This third and final post will end on a cheery note that will make you feel all warm and lovely inside. But it kicks off with a more serious observation. Bear with me.
Even the best prepared sometimes fail and some DNFs are due to sheer bad luck. But I am convinced that you can whittle down the seemingly random impact of luck by doing your homework. You do make your own luck. If even the best prepared sometimes fail, it doesn’t seem to happen to them very often and, when it does, it’s not their fault.
As the name of this blog suggests, to complete a mammoth ultra without a DNF is a fantastic achievement and a noble goal in itself. And being obsessed with your feet is a huge part of the game plan towards achieving such a goal. I turned up in Scotland with the healed remnants of a tiny benign blister that I hadn’t even noticed at the time back home in Sweden. And I left Scotland with one blister that I picked up after the race while shopping with my wife in Glasgow. My feet and ankles were swollen to elephant proportions after the ultra (which is normal) and didn’t fit properly in the blue suede shoes (no joke!) I was wearing that day. So that’s my own fault.
But think about it: I managed to run 400km across unforgiving mountainous terrain without picking up a single blister. Have I got magic feet? No. Was I lucky? Well, maybe part of this was down to luck. But I reiterate that you make your own luck and I am convinced that the luck factor can be massively tweaked in your favour. And when it comes to your feet, what decides your fate above all else is blindingly obvious: how serious you are about foot care. Who else is supposed to know your feet better than you? Nobody else is responsible for them. The medics certainly aren’t.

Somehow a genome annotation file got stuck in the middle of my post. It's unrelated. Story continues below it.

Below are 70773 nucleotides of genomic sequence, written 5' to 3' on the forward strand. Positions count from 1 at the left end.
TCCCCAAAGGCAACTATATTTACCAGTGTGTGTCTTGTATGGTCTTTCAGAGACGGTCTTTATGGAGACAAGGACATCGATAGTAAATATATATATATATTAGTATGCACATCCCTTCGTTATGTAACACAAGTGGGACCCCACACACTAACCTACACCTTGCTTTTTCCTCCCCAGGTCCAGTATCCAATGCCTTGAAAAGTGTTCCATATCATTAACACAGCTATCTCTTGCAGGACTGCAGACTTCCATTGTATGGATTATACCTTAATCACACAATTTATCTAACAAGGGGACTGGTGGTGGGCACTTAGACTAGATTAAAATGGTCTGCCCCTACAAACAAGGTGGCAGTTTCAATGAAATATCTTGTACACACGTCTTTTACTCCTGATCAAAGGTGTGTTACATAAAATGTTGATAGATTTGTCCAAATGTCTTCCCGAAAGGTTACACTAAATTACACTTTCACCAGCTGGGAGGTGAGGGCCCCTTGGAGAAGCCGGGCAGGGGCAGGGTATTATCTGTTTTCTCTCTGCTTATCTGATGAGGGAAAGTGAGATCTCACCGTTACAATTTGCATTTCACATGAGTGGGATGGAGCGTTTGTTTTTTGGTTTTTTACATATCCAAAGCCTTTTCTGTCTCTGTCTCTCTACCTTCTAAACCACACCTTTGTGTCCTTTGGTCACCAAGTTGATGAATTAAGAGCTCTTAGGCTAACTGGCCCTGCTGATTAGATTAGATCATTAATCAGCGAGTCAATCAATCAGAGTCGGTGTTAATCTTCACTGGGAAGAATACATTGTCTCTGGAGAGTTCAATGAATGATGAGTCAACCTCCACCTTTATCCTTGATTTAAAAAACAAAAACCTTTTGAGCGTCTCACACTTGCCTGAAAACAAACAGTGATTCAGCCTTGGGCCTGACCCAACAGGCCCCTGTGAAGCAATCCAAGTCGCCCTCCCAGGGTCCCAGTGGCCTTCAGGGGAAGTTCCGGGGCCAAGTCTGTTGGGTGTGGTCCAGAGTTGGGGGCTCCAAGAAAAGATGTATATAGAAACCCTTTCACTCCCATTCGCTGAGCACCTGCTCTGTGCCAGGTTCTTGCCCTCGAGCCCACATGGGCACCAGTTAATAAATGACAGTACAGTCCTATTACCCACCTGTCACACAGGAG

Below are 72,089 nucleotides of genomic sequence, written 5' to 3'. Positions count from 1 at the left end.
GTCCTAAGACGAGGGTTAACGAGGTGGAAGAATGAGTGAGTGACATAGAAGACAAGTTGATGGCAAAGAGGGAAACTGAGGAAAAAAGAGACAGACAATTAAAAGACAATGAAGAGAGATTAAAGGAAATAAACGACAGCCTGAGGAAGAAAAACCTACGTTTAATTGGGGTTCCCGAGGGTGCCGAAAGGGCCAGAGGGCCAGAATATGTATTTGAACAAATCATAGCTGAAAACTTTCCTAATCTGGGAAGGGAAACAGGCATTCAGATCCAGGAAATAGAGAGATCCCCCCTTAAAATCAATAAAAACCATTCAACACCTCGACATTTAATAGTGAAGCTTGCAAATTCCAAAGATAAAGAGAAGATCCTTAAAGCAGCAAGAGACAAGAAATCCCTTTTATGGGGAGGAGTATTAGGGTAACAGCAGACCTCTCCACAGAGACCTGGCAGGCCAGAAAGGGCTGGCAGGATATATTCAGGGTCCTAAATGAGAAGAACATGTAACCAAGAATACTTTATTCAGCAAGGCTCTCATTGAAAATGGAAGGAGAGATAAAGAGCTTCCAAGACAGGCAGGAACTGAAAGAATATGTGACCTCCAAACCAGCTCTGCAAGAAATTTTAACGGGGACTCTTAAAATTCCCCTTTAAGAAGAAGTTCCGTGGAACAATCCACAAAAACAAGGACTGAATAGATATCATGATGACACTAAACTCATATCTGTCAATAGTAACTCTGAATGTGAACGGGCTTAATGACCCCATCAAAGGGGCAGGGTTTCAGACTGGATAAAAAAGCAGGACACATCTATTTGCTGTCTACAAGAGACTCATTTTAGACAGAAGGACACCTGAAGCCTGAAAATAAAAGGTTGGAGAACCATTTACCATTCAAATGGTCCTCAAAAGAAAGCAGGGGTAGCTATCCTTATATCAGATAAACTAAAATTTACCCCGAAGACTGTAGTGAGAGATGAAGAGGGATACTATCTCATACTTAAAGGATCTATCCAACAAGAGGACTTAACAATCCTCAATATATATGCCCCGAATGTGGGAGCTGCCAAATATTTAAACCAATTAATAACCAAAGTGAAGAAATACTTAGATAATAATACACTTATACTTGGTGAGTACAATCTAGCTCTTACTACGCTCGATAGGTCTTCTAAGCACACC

I treated my feet like royalty and my toes like ten little princes and princesses. When I was running, I stopped at the first sign of anything odd, anything that felt hot. I would repeatedly take my shoes and socks off and spend what felt like ages inspecting, fiddling, washing, adjusting. If you’ve read Part Two you’ll know that, back in camp, my feet received my immediate attention. In short, I was paranoid about blisters and I reckon rightly so.
But foot care during my eight days of stumbling across the Highlands was only a tiny part of it. I was equally obsessed during the weeks, months, the entire year ahead of the race. I read and re-read “Fixing Your Feet” by John Vonhof. I practised taping. Over the past few years I had experimented with a variety of socks and shoes and knew exactly what worked for my feet. I had run races in such horrible conditions that my feet were pretty much underwater for over 100km and close to 24 hours. And, true to Vonhof’s mantra, I learnt that what works for you may not work for me, and what works today may not work tomorrow. That’s why this entry about feet aims simply to underline just how important foot care is, but steers clear of attempting to give any advice on the specifics.
I’ve been frustrated by what I’m going to say next for some time so it’s good to get this taboo off my chest. I’ve seen a sobering number of foot-related DNFs at every single biggie I have run in. And I’m going to put my neck out by saying that much of this strikes me as, well, avoidable. I don’t understand how so many people manage to accumulate so many excruciating and at times dangerously infected blisters. It is genuinely baffling. It’s as if they’ve set out on a mission to pick up as many as possible.